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Minimum Threshold of Bariatric Surgical Weight Loss for Initial Diabetes Remission

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posted on 13.09.2021, 15:08 by Douglas Barthold, Elizabeth Brouwer, Lee J. Barton, David E. Arterburn, Anirban Basu, Anita Courcoulas, Cecelia L. Crawford, Peter N. Fedorka, Heidi Fischer, Benjamin B. Kim, Edward C. Mun, Sameer B. Murali, Kristi Reynolds, Tae K. Yoon, Robert E. Zane, Karen J. Coleman
Objective: There are few studies testing the amount of weight loss necessary to achieve initial remission of type 2 diabetes (T2DM) following bariatric surgery and no published studies using weight loss to predict initial T2DM remission in sleeve gastrectomy (SG) patients.

Research Design and Methods: Cox proportional hazards models examined the relationship between initial T2DM remission and percent total weight loss (%TWL) after bariatric surgery. Categories of %TWL were included in the model as time-varying covariates.

Results: Patients (N=5,928) were 73% female, 49.8+10.3 years old, had BMI of 43.8+6.92 kg/m2, and 57% had Roux-en-Y gastric bypass (RYGB). Over an average follow-up of 5.9 years, 71% of patients experienced initial remission of their T2DM (mean time to remission 1.0 year). Using 0-5% TWL as the reference group in Cox proportional hazards models, patients were more likely to remit with each 5% increase in TWL until 20% TWL (range from HR=1.97 to 2.92). When categories above >25% TWL were examined, all had a likelihood of initial remission similar to 20-25% TWL. Patients who achieved >20% TWL were more likely to achieve initial T2DM remission than patients with 0-5% TWL, even if they were using insulin at the time of surgery.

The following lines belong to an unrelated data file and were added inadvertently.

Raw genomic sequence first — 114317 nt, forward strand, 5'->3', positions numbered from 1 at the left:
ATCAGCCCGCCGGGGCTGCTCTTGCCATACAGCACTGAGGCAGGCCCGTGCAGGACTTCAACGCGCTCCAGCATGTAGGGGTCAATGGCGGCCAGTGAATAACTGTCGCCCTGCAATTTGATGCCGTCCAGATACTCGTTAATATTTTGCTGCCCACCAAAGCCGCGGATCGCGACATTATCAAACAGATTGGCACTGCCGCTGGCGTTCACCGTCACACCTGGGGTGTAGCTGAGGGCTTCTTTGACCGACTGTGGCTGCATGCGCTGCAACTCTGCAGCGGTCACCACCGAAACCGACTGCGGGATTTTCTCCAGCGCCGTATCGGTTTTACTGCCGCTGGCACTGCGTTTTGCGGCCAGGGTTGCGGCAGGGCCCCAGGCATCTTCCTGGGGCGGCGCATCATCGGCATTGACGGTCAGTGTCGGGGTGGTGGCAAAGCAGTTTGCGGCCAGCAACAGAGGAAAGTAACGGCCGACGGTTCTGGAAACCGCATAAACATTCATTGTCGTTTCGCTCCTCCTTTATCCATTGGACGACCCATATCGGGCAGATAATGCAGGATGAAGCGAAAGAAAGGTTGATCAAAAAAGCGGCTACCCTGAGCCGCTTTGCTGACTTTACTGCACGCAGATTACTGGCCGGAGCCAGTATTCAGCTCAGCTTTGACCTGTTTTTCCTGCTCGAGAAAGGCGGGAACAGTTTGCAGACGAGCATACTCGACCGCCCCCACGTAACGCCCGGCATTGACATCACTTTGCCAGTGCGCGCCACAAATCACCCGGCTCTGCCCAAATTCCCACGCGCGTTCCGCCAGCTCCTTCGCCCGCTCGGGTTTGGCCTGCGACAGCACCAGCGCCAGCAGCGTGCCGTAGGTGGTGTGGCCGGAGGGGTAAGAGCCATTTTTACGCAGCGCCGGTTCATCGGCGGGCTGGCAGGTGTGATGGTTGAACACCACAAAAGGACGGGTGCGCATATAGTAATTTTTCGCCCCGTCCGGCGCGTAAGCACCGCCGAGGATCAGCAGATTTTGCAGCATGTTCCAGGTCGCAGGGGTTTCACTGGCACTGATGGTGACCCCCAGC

Conclusions: Weight loss after bariatric surgery is strongly associated with initial T2DM remission; however, above a threshold of 20% TWL, rates of initial T2DM remission did not increase substantially. Achieving this threshold is also associated with initial remission even in patients who traditionally experience lower rates of remission, such as patients taking insulin.


Support for this study was provided by the National Heart, Lung, and Blood Institute (5R01HL130462). The funding source had no role in study design, data collection, data analysis, data interpretation, or writing of the article.